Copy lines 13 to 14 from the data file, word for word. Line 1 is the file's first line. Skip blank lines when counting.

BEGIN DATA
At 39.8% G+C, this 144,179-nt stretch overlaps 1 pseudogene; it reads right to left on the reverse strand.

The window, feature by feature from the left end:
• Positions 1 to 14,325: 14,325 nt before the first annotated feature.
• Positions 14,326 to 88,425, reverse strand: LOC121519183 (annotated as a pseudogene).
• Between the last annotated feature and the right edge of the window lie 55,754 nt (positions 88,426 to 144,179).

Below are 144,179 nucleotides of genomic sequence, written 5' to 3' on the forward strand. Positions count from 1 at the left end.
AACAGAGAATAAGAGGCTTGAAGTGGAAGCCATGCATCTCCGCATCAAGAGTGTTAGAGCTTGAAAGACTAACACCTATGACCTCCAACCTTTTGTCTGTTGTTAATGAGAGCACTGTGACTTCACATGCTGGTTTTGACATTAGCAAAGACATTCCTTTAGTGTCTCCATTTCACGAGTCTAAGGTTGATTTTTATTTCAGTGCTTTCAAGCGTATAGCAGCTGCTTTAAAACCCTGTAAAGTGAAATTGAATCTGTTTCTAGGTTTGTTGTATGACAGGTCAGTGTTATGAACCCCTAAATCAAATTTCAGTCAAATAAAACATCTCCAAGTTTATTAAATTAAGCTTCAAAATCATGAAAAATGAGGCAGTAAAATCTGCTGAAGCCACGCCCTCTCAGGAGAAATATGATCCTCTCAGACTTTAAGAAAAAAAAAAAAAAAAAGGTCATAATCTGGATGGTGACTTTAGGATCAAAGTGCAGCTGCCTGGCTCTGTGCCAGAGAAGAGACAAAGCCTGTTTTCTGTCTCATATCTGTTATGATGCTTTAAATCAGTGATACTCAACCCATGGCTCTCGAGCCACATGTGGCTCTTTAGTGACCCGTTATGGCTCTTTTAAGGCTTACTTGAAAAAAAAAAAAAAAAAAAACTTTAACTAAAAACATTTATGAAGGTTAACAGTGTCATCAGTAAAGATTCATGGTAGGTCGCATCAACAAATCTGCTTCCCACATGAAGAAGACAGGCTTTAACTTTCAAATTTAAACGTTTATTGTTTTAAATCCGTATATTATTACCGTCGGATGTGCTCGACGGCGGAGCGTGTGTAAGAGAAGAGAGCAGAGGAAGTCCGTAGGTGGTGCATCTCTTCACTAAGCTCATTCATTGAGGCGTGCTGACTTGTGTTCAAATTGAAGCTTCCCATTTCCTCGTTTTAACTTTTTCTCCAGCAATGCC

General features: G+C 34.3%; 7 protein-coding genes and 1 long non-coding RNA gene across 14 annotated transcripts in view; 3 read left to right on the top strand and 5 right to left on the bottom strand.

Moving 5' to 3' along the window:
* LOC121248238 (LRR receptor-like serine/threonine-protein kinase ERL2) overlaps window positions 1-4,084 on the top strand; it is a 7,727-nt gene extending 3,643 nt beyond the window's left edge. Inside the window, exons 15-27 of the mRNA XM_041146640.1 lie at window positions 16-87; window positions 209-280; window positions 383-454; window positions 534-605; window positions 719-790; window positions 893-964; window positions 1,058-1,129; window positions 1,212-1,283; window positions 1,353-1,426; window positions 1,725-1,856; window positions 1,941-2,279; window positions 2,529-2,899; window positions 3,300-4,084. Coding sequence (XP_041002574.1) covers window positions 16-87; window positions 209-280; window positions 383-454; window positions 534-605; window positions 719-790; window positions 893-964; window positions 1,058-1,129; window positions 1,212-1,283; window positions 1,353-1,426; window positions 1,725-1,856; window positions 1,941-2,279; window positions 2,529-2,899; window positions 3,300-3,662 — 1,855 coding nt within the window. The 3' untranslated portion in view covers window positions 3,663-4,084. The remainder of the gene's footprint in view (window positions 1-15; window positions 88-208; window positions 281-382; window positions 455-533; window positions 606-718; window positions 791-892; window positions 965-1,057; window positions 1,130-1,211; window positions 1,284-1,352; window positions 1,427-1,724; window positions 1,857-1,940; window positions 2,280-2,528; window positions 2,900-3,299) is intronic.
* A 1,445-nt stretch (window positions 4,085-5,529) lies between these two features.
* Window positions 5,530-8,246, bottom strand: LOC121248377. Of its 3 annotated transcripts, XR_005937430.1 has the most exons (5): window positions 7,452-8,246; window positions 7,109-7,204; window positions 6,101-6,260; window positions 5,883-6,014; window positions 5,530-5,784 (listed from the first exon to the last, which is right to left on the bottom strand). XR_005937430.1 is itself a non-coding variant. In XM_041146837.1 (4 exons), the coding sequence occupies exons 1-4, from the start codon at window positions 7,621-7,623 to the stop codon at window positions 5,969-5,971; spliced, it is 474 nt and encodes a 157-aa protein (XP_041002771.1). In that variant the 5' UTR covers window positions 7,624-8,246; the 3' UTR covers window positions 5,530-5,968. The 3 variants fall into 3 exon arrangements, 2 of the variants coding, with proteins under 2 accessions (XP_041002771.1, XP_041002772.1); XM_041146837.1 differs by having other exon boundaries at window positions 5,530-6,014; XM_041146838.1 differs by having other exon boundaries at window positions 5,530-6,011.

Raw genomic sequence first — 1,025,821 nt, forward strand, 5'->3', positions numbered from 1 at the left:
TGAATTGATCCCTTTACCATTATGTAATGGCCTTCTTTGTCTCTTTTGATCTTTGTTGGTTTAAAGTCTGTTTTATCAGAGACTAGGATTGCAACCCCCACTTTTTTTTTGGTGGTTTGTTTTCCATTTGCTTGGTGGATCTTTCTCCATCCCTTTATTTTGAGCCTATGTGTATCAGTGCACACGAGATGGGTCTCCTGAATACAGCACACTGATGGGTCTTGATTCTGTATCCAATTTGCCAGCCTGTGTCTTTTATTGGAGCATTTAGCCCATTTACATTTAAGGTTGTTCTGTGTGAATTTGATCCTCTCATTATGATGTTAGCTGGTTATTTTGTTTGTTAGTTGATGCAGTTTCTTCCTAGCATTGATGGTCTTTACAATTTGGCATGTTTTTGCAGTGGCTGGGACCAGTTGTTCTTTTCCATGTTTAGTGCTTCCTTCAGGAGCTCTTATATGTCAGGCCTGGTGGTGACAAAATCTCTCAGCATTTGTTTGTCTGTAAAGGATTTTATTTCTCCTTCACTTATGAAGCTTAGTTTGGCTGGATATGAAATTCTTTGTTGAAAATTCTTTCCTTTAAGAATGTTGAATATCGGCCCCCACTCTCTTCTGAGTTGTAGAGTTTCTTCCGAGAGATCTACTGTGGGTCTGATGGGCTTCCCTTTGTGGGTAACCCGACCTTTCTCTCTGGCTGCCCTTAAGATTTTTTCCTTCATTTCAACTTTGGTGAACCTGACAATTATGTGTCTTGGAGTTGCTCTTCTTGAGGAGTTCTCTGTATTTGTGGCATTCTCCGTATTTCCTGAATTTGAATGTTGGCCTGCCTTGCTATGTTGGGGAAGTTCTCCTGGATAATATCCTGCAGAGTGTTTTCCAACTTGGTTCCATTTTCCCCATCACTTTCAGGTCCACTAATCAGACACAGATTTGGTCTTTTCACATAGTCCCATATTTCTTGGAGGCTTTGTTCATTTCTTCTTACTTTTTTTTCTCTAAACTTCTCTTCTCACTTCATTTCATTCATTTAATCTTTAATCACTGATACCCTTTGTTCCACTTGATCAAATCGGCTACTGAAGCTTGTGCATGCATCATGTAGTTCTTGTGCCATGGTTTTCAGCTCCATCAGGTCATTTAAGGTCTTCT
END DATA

Raw genomic sequence first — 1,025,821 nt, forward strand, 5'->3', positions numbered from 1 at the left:
TGAATTGATCCCTTTACCATTATGTAATGGCCTTCTTTGTCTCTTTTGATCTTTGTTGGTTTAAAGTCTGTTTTATCAGAGACTAGGATTGCAACCCCCACTTTTTTTTTGGTGGTTTGTTTTCCATTTGCTTGGTGGATCTTTCTCCATCCCTTTATTTTGAGCCTATGTGTATCAGTGCACACGAGATGGGTCTCCTGAATACAGCACACTGATGGGTCTTGATTCTGTATCCAATTTGCCAGCCTGTGTCTTTTATTGGAGCATTTAGCCCATTTACATTTAAGGTTGTTCTGTGTGAATTTGATCCTCTCATTATGATGTTAGCTGGTTATTTTGTTTGTTAGTTGATGCAGTTTCTTCCTAGCATTGATGGTCTTTACAATTTGGCATGTTTTTGCAGTGGCTGGGACCAGTTGTTCTTTTCCATGTTTAGTGCTTCCTTCAGGAGCTCTTATATGTCAGGCCTGGTGGTGACAAAATCTCTCAGCATTTGTTTGTCTGTAAAGGATTTTATTTCTCCTTCACTTATGAAGCTTAGTTTGGCTGGATATGAAATTCTTTGTTGAAAATTCTTTCCTTTAAGAATGTTGAATATCGGCCCCCACTCTCTTCTGAGTTGTAGAGTTTCTTCCGAGAGATCTACTGTGGGTCTGATGGGCTTCCCTTTGTGGGTAACCCGACCTTTCTCTCTGGCTGCCCTTAAGATTTTTTCCTTCATTTCAACTTTGGTGAACCTGACAATTATGTGTCTTGGAGTTGCTCTTCTTGAGGAGTTCTCTGTATTTGTGGCATTCTCCGTATTTCCTGAATTTGAATGTTGGCCTGCCTTGCTATGTTGGGGAAGTTCTCCTGGATAATATCCTGCAGAGTGTTTTCCAACTTGGTTCCATTTTCCCCATCACTTTCAGGTCCACTAATCAGACACAGATTTGGTCTTTTCACATAGTCCCATATTTCTTGGAGGCTTTGTTCATTTCTTCTTACTTTTTTTTCTCTAAACTTCTCTTCTCACTTCATTTCATTCATTTAATCTTTAATCACTGATACCCTTTGTTCCACTTGATCAAATCGGCTACTGAAGCTTGTGCATGCATCATGTAGTTCTTGTGCCATGGTTTTCAGCTCCATCAGGTCATTTAAGGTCTTCT